Pupils forced to walk up to 9km over flooded roads, unsafe fields and degraded bridges to get to school

2020-01-13 20:51
Residents of Lebokeng, Northern Cape say the Department of Education and Joe Morolong Municipality has failed to provide transport for learners who walk up to 9km to school. (Archive photo: Lisekho Madikane)

Residents of Lebokeng, Northern Cape say the Department of Education and Joe Morolong Municipality has failed to provide transport for learners who walk up to 9km to school. (Archive photo: Lisekho Madikane)

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Residents from Lebonkeng in rural Northern Cape have expressed frustration at the Department of Education and Joe Morolong Municipality's failure to provide transport for pupils.

They say pupils walk as far as 9km over flooded roads, unsafe fields, and degraded bridges to get to school. With schools opening on Wednesday, residents say they fear for their safety.

"We wrote to the municipality and Department of Education but got no reply," said Tobogo Etshegang, a local resident.

READ: Learners use field as toilet: 'Our children are not safe', says worried mom

The provision of pupil transport was initially the responsibility of the Department of Transport, Safety and Liaison but was transferred to the Department of Education in 2018.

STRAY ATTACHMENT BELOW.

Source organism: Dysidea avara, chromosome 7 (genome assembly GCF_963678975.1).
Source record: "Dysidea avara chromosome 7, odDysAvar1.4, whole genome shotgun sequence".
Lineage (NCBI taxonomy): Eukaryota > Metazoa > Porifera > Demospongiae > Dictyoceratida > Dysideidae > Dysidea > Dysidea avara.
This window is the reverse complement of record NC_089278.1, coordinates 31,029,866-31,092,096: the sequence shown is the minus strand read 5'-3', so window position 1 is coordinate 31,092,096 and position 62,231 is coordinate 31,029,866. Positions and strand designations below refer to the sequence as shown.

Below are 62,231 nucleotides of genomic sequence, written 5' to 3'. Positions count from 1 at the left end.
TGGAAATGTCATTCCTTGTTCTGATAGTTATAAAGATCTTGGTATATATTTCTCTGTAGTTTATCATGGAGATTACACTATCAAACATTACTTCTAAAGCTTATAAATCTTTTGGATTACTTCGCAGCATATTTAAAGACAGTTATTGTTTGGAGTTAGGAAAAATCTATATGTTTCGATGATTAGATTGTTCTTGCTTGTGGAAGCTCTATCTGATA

According to the provincial department's website, it provided transport to more than 24 000 pupils from 267 schools and employ 224 transport operators.

'Real concern for the area'

Thapelo Sesing, ward councillor for Lebonkeng in the Joe Morolong Municipality, said pupil transport was a "real concern for the area", adding the province had sidelined pupil transport, often not showing up for meetings on the issue.

According to Sesing, road maintenance was in such a bad state that operators could not reach many of the children.

"Since the inception of pupil transport, the service providers have not been assisted by the department," he said, adding operators also complained they were not being paid enough.

The Northern Cape Department of Education's spokesperson, Geoffrey van der Merwe, told GroundUp that "an application for this route [in Lebonkeng] was submitted in 2017".

Education department under fire over pupil transport figures

The Department of Basic Education came under fire from MPs for not providing accurate information on the number of pupils needing transport.

He says back then pupil transport was still managed by the Department of Transport, Safety and Liaison.

"At that time, there were a number of applications for routes that were submitted to it, but were never approved," Van der Merwe said. This was before the mandate shifted to the Department of Education in 2018, he added.

This has left areas like Lebonkeng without access to pupil transport.

Van der Merwe said the department had "informed our district office to request emergency approval for this route" and this "will ensure that learners can be transported from January 15, 2020".

The Joe Morolong Municipality communications office did not respond to questions but said pupil transport was not part of its mandate.

Read more on:    kimberley  |  poverty  |  education
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